I just was curious what you guys think about recording vocals and acoustic at the same time vs tracking them separately. I am not sure which because it is sounding really un-natural in some of my tracks when i track them separately but i don't want to lose the clarity and the editing options with tracking each separately.
ESP LTD EC-1000 vintage black
sunburst fender MIM tele
Epiphone LP standard ebony
Mesa/boogie dual rectifier
Mesa/Boogie .50 caliber plus head
Marshall JCM900 Hi-gain MII 2500
Fender Hot rod Deluxe
Separately for sure.
You just need to adjust your mix if it's sounding wierd. It can only get clearer recording them separately.
I prefer tracking at the same time, just because the performance usually comes out better. Make sure you get a good sound straight onto tape (so to speak) and you won't have to worry so much about post-processing. If it's a pretty dense mix, you might want to go separate.
If it sounds odd then there is probably something off time slightly. It is possible that there could be recording lag. You should have more natural if anything. If not you need to learn keep timing better or you have latency.

You could use two mics and record them at the same time, but then you have to worry about sound bleeding. You could try to eliminate the sound bleeding by getting the gain to the right setting it only picks up vocal or guitar.

I would do them separately if I were you.
Last edited by FireHawk at Mar 6, 2012,
I'd always record them separately as they will need different EQ, FX etc in the final mix.
Gibson LP Traditional, LP GT, LP Studio, SG Standard x2
Barber Tone Press > EHX Worm >TC Polytune > MXR Custom Badass 78 > EXH Glove > EHX East River Drive > Zoom G3 > TC Spark Mini Booster
Laney VC30
Marshall TSL602
Jet City JCA22H
My SoundCloud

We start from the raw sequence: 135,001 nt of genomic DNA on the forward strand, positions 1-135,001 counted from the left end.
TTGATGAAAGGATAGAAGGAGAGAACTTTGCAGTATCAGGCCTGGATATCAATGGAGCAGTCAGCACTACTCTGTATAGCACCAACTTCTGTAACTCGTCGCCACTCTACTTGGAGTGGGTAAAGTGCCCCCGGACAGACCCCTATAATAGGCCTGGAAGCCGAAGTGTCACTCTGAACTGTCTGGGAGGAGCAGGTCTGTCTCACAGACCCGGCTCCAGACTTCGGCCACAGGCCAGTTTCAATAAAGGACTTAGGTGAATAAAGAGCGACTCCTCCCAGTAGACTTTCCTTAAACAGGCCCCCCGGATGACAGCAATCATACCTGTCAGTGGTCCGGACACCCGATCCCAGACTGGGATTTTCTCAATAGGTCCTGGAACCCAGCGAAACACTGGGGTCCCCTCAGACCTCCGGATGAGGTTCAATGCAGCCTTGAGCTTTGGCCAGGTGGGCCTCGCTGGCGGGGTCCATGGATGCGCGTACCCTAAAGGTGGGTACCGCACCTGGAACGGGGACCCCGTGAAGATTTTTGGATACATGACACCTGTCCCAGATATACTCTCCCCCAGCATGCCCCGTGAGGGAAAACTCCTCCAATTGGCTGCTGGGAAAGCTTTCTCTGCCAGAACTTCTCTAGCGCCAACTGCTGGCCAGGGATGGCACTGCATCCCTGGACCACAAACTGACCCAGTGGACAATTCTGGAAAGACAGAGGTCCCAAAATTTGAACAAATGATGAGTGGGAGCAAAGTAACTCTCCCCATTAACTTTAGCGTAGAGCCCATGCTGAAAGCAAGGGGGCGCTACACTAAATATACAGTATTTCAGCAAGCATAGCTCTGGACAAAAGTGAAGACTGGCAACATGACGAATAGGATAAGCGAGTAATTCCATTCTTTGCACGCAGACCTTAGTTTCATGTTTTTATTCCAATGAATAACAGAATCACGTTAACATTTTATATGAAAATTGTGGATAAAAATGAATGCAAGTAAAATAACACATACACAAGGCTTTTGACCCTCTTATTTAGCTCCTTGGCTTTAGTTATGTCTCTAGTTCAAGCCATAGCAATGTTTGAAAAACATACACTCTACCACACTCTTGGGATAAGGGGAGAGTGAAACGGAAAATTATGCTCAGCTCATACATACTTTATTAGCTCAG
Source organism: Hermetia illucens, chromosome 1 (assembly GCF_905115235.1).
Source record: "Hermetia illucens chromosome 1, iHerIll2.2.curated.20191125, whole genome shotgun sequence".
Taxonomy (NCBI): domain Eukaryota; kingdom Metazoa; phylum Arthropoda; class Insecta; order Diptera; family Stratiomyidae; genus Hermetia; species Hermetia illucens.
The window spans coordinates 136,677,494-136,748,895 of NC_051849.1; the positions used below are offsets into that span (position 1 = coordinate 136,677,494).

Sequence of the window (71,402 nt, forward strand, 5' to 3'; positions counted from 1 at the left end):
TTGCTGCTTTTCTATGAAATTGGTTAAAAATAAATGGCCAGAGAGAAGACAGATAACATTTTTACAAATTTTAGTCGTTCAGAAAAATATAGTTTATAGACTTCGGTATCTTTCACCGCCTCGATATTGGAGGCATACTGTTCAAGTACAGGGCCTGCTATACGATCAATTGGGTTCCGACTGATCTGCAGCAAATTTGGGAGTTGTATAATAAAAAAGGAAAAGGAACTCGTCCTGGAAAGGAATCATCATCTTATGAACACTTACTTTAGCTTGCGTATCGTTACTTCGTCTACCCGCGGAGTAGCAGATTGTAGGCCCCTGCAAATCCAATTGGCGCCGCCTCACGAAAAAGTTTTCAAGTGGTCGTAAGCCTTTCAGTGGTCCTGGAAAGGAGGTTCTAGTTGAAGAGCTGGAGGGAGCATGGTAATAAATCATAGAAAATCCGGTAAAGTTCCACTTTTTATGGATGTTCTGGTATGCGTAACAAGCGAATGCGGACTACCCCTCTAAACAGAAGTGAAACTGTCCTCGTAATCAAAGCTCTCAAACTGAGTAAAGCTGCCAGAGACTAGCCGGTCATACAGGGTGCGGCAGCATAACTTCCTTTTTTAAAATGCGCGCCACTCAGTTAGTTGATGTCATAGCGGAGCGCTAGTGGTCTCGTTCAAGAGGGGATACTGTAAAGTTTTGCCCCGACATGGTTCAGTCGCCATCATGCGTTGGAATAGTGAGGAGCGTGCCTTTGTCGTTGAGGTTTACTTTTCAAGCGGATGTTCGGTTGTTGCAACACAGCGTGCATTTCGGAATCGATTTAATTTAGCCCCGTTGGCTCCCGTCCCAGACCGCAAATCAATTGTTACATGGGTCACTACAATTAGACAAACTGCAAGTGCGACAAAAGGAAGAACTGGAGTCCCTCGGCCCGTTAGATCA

I record a main guitar track then i record a vocal track while playing guitar with the mic positioned to optimally pick up the vocals. That way you can process them separately and having the guitar bleed on the vocal track with different processing really gives and interesting guitar sound when combined with the main guitar track

Tell me what nation on this earth, was not born of tragedy-Primordial
In a perfect world, you would be able to record both parts at the same time with very little bleed between the two mics. The advantage is that you get the "vibe" of a live performance. It sounds more honest and less clinical. It sounds like one pair of things working together rather than two separate things layered on top of each other.

It can be done, but getting a pair of figure-8 mics is expensive. Room treatment (because close-miking is not really ideal for this) is also something that most people don't get to. The further away from the source you place the mic, the more of the room you hear. For most people, that is not desirable.

Two strikes, you're out.

Your compromise is not that bad, though, if you're willing to spend some time with mic placement. You WILL get some bleed between the parts, but that is what will help glue them together and sound as one - so long as you're careful to avoid phasing. Also, make sure that the mic is close enough to the sound source to eliminate most of the room sound, unless you don't mind the sound of your room.

Isolation between tracks - even when doing live drums - is often over-rated. Sometimes it is what you want, but not always.

Could I get some more talent in the monitors, please?

I know it sounds crazy, but try to learn to inhale your voice. www.thebelcantotechnique.com

Chris is the king of relating music things to other objects in real life.
i find it very hard to get a good take with a single mic while playing and singing. you have to find that perfect balance of direction and placement to make sure the relative volumes are correct. ive done it before, and wouldnt want to do it unless i had no choice.

with two takes, you can lose some of the performance if the person is someone who typically plays and sings. i know for some things i sing better while playing (though i might play worse ) i think it results in a better mix though, and it is easier to get something that sounds balanced and full.

if you can use two mics, you can sort of achieve both. as people said, you want to minimize some of the bleed and avoid phase issues. as long as you spend a bit of time setting up mics and listening as you move thigns around, this isnt overly difficult. ive been doing this more myself, and i think its a good approach if youve got the right mics for the job.
also depends where you position your mic. if you have it by the sound hole, it will be very bassy. i find the best place is by the 12 fret.

if you have vocals you'll need a second mic. it won't balance right if you're using one mic.
-Martin D-28
-Custom HH Flying v style (W.I.P)
-Squier Strat SSS
-Yamaha FG720S (red)
Last edited by CoventryEngland at Mar 7, 2012,